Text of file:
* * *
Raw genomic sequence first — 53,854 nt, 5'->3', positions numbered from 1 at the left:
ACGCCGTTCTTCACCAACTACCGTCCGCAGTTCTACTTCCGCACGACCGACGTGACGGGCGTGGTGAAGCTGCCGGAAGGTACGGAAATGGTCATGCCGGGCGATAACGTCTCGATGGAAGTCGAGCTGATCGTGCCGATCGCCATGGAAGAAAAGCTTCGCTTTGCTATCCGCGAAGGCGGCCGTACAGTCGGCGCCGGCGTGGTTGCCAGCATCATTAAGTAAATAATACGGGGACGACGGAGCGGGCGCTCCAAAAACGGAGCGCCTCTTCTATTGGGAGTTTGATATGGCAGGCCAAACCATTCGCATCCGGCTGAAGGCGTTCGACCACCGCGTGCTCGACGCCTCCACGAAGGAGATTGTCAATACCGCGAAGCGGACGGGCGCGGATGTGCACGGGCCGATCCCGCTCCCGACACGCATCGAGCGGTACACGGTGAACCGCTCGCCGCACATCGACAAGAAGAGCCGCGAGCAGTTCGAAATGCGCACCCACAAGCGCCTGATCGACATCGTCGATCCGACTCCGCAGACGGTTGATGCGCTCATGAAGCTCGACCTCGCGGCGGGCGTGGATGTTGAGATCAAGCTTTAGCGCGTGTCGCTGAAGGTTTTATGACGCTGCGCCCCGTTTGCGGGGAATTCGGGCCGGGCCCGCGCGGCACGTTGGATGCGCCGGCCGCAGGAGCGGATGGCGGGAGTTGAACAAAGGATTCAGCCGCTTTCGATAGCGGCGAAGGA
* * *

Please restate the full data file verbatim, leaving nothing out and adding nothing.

Raw genomic sequence first — 53,854 nt, 5'->3', positions numbered from 1 at the left:
ACGCCGTTCTTCACCAACTACCGTCCGCAGTTCTACTTCCGCACGACCGACGTGACGGGCGTGGTGAAGCTGCCGGAAGGTACGGAAATGGTCATGCCGGGCGATAACGTCTCGATGGAAGTCGAGCTGATCGTGCCGATCGCCATGGAAGAAAAGCTTCGCTTTGCTATCCGCGAAGGCGGCCGTACAGTCGGCGCCGGCGTGGTTGCCAGCATCATTAAGTAAATAATACGGGGACGACGGAGCGGGCGCTCCAAAAACGGAGCGCCTCTTCTATTGGGAGTTTGATATGGCAGGCCAAACCATTCGCATCCGGCTGAAGGCGTTCGACCACCGCGTGCTCGACGCCTCCACGAAGGAGATTGTCAATACCGCGAAGCGGACGGGCGCGGATGTGCACGGGCCGATCCCGCTCCCGACACGCATCGAGCGGTACACGGTGAACCGCTCGCCGCACATCGACAAGAAGAGCCGCGAGCAGTTCGAAATGCGCACCCACAAGCGCCTGATCGACATCGTCGATCCGACTCCGCAGACGGTTGATGCGCTCATGAAGCTCGACCTCGCGGCGGGCGTGGATGTTGAGATCAAGCTTTAGCGCGTGTCGCTGAAGGTTTTATGACGCTGCGCCCCGTTTGCGGGGAATTCGGGCCGGGCCCGCGCGGCACGTTGGATGCGCCGGCCGCAGGAGCGGATGGCGGGAGTTGAACAAAGGATTCAGCCGCTTTCGATAGCGGCGAAGGA